`He was the first and closest target'

Man shot in Owings Mills theater

suspect charged with murder


Paul Schrum wanted to see X-Men: The Last Stand, but his wife wasn't interested in the film. So on Thursday evening- which is her night for mah-jongg with friends - he hugged her, kissed her on the cheek, and headed off to a multiplex up the road in Owings Mills.

When hours passed without his return, Rona Schrum went looking for her husband. It was after 1 in the morning when she pulled into the movie theater parking lot and saw his car - and many police officers.

In what police described as a random attack, Paul Schrum, a 62-year-old medical supplies salesman from Pikesville, was shot dead while watching a movie at Loews Valley Center 9 in Owings Mills. About 20 minutes into the film, police said, the gunman stood, told everyone to get on the floor and fired four shots.

FOR THE RECORD - An article in yesterday's editions misidentified William L. Jews, who is the current chief executive of CareFirst BlueCross BlueShield.
The Sun regrets the error.

The man then walked to the lobby, placed a handgun containing one unspent round on a counter and told theater management that he had shot someone. He waited for police to arrive.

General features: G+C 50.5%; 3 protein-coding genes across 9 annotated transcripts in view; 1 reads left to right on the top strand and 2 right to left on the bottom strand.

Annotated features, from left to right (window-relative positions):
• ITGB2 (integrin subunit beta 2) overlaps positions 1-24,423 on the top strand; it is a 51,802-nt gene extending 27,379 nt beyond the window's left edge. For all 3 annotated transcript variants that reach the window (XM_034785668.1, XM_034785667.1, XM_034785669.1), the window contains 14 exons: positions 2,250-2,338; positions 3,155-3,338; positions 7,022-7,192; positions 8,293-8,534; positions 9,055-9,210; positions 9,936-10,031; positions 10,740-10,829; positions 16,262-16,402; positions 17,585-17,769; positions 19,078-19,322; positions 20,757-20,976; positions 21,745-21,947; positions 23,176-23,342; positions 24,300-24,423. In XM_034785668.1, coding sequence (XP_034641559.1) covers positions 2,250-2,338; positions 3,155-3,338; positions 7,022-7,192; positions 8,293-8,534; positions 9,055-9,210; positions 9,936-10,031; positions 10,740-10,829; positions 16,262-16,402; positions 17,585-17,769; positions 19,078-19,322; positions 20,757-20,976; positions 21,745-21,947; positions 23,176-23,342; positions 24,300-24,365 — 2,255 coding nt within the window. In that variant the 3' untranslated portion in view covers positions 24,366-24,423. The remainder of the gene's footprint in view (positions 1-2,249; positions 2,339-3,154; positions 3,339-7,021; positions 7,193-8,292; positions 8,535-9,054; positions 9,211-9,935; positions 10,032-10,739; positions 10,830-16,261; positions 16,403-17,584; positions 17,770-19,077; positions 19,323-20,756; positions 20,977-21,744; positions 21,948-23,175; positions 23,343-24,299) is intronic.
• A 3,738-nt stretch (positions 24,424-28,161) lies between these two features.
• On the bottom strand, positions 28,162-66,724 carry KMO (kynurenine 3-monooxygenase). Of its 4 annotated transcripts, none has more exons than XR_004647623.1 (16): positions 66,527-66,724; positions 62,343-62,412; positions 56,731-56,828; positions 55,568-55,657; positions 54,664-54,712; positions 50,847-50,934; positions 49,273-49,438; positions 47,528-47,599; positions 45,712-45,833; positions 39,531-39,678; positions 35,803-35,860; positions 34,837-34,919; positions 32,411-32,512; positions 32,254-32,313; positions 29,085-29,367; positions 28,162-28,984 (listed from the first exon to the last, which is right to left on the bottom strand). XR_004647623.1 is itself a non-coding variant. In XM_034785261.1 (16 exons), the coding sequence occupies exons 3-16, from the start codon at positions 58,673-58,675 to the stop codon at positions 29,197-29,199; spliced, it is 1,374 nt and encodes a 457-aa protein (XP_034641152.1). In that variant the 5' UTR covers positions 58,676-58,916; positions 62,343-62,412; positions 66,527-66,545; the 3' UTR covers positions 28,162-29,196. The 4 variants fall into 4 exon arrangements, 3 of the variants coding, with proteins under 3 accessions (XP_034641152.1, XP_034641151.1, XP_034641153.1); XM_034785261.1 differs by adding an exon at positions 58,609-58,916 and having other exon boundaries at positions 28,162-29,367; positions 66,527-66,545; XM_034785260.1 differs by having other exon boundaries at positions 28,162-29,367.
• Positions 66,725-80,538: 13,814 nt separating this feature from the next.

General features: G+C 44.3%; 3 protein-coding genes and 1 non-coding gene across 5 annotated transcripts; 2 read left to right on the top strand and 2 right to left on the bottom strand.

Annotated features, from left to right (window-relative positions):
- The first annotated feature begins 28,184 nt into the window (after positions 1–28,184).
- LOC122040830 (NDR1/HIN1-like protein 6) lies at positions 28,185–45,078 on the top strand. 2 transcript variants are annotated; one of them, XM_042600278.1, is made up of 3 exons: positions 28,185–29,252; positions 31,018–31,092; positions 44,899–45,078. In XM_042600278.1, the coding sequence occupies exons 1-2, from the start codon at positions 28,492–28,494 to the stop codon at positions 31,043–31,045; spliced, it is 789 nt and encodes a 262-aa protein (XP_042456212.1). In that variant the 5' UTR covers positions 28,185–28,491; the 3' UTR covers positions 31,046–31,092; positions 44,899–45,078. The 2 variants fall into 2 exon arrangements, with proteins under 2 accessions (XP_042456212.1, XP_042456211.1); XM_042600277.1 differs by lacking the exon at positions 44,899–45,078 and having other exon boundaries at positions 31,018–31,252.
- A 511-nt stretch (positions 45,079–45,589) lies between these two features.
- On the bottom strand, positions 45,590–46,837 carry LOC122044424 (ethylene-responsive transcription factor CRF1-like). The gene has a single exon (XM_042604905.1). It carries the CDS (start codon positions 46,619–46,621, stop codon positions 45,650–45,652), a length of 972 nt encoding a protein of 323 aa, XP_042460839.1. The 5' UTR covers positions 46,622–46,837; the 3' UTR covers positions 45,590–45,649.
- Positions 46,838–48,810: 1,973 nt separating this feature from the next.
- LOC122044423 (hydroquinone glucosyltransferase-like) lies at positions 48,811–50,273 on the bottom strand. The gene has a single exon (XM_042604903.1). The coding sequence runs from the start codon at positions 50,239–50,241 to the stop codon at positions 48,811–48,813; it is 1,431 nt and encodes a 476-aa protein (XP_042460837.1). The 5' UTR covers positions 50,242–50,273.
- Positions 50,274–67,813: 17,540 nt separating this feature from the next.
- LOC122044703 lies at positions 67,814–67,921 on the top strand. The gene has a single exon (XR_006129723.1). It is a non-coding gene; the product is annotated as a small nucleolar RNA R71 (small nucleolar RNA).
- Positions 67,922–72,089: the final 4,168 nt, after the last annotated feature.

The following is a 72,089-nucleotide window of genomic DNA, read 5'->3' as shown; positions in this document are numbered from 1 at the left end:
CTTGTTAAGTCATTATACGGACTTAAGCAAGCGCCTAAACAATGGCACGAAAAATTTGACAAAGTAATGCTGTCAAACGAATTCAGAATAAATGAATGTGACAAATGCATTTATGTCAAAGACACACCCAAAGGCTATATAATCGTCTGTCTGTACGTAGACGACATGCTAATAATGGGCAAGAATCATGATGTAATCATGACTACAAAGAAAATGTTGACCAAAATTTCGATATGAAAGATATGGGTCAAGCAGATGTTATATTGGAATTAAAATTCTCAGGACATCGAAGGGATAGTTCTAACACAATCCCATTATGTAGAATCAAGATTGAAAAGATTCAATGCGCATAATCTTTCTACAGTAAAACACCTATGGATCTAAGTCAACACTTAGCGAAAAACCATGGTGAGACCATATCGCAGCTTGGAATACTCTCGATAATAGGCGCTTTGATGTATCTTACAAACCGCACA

Yesterday, as friends tried to comfort her, Rona Schrum said, "I will probably never understand why God has chosen to do that to me."

The suspect is a 24-year-old man, a 2000 graduate of Mount Hebron High School in Howard County and a 2005 graduate of Loyola College, where he majored in biology. Mujtaba Rabbani Jabbar's family home is a house valued at more than $1 million in one of Baltimore County's most affluent neighborhoods.

According to charging documents, Jabbar told police that he had planned to kill someone for several months.

He has been charged with first-degree murder. He was being held without bail at the county detention center. A search of court records showed nothing more than traffic violations for Jabbar.

Jabbar's address is in Anton North, one of the most exclusive neighborhoods in Baltimore County, with million-dollar mansions hidden by trees and at the end of long, twisting driveways. A list of residents includes such Baltimore business names as Frankel and Luskin, and former Blue Cross/Blue Shield Chief Executive William L. Jews.

Neighbors said they believe the Jabbar family is originally from Texas and owns at least one gas station in the area. They say the family moved into the neighborhood about a year and a half ago, shortly after the house was built.

The house - just under 8,000 square feet, according to tax records - has a circular driveway, wooden double doors, large vertical windows and, in the back, a section that appears to house an indoor pool. The home is valued at $1.6 million.

Through a speaker next to the front door, a woman declined to speak to a reporter yesterday, saying, "I'm sorry. We can't talk right now."

Sandy Gordon, who lives across the street, said few people in the neighborhood know the family.